NEW YORK - America's politicians, it seems, have had their fill of democracy. Across the country, police, acting under orders from local officials, are breaking up protest encampments set up by supporters of the Occupy Wall Street (OWS) movement - sometimes with shocking and utterly gratuitous violence.
In the worst incident so far, hundreds of police, dressed in riot gear, surrounded Occupy Oakland's encampment and fired rubber bullets (which can be fatal), flash grenades, and tear-gas canisters - with some officers taking aim directly at demonstrators. The Occupy Oakland Twitter feed read like a report from Cairo's Tahrir Square: 'they are surrounding us'; 'hundreds and hundreds of police'; 'there are armored vehicles and Hummers.' There were 170 arrests.
My own recent arrest, while obeying the terms of a permit and standing peacefully on a street in lower Manhattan, brought the reality of this crackdown close to home. America is waking up to what was built while it slept: private companies have hired away its police (JPMorgan Chase gave US$4.6 million to the New York City Police Foundation); the federal Department of Homeland Security has given small municipal police forces military-grade weapons systems; citizens' rights to freedom of speech and assembly have been stealthily undermined by opaque permit requirements.
Suddenly, America looks like the rest of the furious, protesting, not-completely-free world. Indeed, most commentators have not fully grasped that a world war is occurring. But it is unlike any previous war in human history: for the first time, people around the world are not identifying and organising themselves along national or religious lines, but rather in terms of a global consciousness and demands for a peaceful life, a sustainable future, economic justice, and basic democracy. Their enemy is a global 'corporatocracy' that has purchased governments and legislatures, created its own armed enforcers, engaged in systemic economic fraud, and plundered treasuries and ecosystems.
Around the world, peaceful protesters are being demonised for being disruptive. But democracy is disruptive. Martin Luther King, Jr., argued that peaceful disruption of 'business as usual' is healthy, because it exposes buried injustice, which can then be addressed. Protesters ideally should dedicate themselves to disciplined, nonviolent disruption in this spirit - especially disruption of traffic. This serves to keep provocateurs at bay, while highlighting the unjust militarization of the police response.
Moreover, protest movements do not succeed in hours or days; they typically involve sitting down or 'occupying' areas for the long hauls. That is one reason why protesters should raise their own money and hire their own lawyers. The corporatocracy is terrified that citizens will reclaim the rule of law. In every country, protesters should field an army of attorneys.
Protesters should also make their own media, rather than relying on mainstream outlets to cover them. They should blog, tweet, write editorials and press releases, as well as log and document cases of police abuse (and the abusers).
There are, unfortunately, many documented cases of violent provocateurs infiltrating demonstrations in places like Toronto, Pittsburgh, London, and Athens - people whom one Greek described to me as 'known unknowns.' Provocateurs, too, need to be photographed and logged, which is why it is important not to cover one's face while protesting.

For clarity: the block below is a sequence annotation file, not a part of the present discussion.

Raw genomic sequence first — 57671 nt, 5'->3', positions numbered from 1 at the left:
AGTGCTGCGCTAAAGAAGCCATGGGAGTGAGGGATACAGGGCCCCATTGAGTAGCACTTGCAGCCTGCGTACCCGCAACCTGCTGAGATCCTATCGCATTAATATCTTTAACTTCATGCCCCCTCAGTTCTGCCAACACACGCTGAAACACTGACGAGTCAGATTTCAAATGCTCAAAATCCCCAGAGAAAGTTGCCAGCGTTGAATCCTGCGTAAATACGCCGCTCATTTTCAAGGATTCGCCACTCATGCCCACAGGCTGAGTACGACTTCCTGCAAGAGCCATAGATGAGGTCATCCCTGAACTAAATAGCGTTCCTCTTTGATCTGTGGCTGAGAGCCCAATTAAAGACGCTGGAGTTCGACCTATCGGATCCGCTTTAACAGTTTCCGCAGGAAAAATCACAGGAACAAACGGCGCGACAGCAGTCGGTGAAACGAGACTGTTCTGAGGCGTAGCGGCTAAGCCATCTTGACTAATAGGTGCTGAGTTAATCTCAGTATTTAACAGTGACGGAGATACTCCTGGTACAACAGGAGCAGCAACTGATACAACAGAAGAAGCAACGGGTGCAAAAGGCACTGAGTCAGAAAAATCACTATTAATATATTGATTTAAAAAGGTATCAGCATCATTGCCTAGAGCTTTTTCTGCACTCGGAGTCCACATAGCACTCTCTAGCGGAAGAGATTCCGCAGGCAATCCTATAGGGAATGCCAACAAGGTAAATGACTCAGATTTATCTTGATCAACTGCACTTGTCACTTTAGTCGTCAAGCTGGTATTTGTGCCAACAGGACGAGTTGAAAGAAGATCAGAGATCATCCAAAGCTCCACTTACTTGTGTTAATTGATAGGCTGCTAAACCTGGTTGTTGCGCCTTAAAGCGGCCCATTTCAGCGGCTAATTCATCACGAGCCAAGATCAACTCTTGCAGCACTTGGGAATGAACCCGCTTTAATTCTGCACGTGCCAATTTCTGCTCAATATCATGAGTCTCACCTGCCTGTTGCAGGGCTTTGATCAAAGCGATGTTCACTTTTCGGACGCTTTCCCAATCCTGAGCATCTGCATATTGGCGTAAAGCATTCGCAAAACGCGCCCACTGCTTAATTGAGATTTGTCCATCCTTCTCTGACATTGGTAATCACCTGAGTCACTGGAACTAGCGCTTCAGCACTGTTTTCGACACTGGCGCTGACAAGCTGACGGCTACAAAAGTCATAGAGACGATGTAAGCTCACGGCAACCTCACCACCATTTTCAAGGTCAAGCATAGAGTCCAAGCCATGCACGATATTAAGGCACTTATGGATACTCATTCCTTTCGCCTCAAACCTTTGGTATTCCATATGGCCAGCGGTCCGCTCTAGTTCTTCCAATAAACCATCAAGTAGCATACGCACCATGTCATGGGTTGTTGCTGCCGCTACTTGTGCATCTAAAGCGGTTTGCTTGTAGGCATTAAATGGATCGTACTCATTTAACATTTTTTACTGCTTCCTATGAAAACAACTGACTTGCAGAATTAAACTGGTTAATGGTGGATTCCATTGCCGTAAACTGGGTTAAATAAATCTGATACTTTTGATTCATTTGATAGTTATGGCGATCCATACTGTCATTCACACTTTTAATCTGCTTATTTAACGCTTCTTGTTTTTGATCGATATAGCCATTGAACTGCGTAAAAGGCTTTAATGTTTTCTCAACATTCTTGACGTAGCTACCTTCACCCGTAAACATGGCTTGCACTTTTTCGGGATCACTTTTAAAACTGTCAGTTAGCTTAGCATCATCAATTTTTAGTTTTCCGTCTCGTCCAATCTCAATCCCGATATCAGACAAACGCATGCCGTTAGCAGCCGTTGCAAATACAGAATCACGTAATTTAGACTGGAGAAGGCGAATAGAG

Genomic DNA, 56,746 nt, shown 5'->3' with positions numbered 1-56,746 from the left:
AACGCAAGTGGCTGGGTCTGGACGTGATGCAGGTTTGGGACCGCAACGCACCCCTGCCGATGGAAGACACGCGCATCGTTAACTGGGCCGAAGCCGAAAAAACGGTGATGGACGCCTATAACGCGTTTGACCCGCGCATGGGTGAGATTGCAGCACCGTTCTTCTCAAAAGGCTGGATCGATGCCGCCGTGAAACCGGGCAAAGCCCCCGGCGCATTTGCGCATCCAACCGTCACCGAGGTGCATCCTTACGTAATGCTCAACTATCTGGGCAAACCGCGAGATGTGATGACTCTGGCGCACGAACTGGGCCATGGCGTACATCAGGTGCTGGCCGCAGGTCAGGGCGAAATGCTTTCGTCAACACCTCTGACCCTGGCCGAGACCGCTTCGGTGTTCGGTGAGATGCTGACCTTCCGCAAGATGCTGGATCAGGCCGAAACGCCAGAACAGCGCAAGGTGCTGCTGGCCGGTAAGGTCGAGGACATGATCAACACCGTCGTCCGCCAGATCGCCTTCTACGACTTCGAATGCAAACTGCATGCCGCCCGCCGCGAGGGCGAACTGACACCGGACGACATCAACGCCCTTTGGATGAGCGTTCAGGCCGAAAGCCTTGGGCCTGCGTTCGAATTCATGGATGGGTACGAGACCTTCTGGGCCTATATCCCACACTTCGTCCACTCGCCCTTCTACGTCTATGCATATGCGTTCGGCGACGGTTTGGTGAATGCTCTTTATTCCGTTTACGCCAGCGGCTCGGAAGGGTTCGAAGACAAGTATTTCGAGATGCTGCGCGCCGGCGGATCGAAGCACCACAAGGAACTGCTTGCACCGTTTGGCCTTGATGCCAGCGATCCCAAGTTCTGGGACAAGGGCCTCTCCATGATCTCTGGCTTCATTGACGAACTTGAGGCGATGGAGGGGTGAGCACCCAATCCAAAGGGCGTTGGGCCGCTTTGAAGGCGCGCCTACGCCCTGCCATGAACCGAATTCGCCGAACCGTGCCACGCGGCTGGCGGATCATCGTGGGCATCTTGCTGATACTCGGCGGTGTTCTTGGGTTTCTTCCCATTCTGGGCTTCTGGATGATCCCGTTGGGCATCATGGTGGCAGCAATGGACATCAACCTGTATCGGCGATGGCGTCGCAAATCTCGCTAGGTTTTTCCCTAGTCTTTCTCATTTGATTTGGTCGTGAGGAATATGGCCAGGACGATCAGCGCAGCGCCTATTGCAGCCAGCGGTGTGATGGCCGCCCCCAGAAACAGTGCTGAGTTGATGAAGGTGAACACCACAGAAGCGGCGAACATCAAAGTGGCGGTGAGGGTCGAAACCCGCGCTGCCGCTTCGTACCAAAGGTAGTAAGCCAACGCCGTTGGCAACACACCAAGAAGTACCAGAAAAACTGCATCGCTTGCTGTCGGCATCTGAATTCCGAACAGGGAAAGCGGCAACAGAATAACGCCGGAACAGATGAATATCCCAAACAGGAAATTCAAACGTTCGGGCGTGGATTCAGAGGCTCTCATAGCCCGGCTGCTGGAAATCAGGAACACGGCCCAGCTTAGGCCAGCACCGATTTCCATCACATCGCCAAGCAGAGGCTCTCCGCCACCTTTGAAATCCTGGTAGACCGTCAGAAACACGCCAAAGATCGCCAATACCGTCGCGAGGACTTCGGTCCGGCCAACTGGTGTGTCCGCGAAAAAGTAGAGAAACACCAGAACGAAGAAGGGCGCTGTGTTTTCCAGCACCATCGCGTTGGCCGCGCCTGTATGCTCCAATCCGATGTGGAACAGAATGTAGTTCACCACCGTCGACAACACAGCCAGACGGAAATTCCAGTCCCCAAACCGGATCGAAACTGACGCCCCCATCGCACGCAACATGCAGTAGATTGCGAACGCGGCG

Protesters in democracies should create email lists locally, combine the lists nationally, and start registering voters. They should tell their representatives how many voters they have registered in each district - and they should organize to oust politicians who are brutal or repressive. And they should support those - as in Albany, New York, for instance, where police and the local prosecutor refused to crack down on protesters - who respect the rights to free speech and assembly.
Many protesters insist in remaining leaderless, which is a mistake. A leader does not have to sit atop a hierarchy: a leader can be a simple representative. Protesters should elect representatives for a finite 'term,' just like in any democracy, and train them to talk to the press and to negotiate with politicians.
Protests should model the kind of civil society that their participants want to create. In lower Manhattan's Zuccotti Park, for example, there is a library and a kitchen; food is donated; kids are invited to sleep over; and teach-ins are organised. Musicians should bring instruments, and the atmosphere should be joyful and positive. Protesters should clean up after themselves. The idea is to build a new city within the corrupt city, and to show that it reflects the majority of society, not a marginal, destructive fringe.
After all, what is most profound about these protest movements is not their demands, but rather the nascent infrastructure of a common humanity. For decades, citizens have been told to keep their heads down - whether in a consumerist fantasy world or in poverty and drudgery - and leave leadership to the elites. Protest is transformative precisely because people emerge, encounter one another face-to-face, and, in re-learning the habits of freedom, build new institutions, relationships, and organizations.
None of that cannot happen in an atmosphere of political and police violence against peaceful democratic protesters. As Bertolt Brecht famously asked, following the East German Communists' brutal crackdown on protesting workers in June 1953, 'Would it not be easier...for the government to dissolve the people and elect another?' Across America, and in too many other countries, supposedly democratic leaders seem to be taking Brecht's ironic question all too seriously.
Naomi Wolf is a political activist and social critic whose most recent book is Give Me Liberty: A Handbook for American Revolutionaries.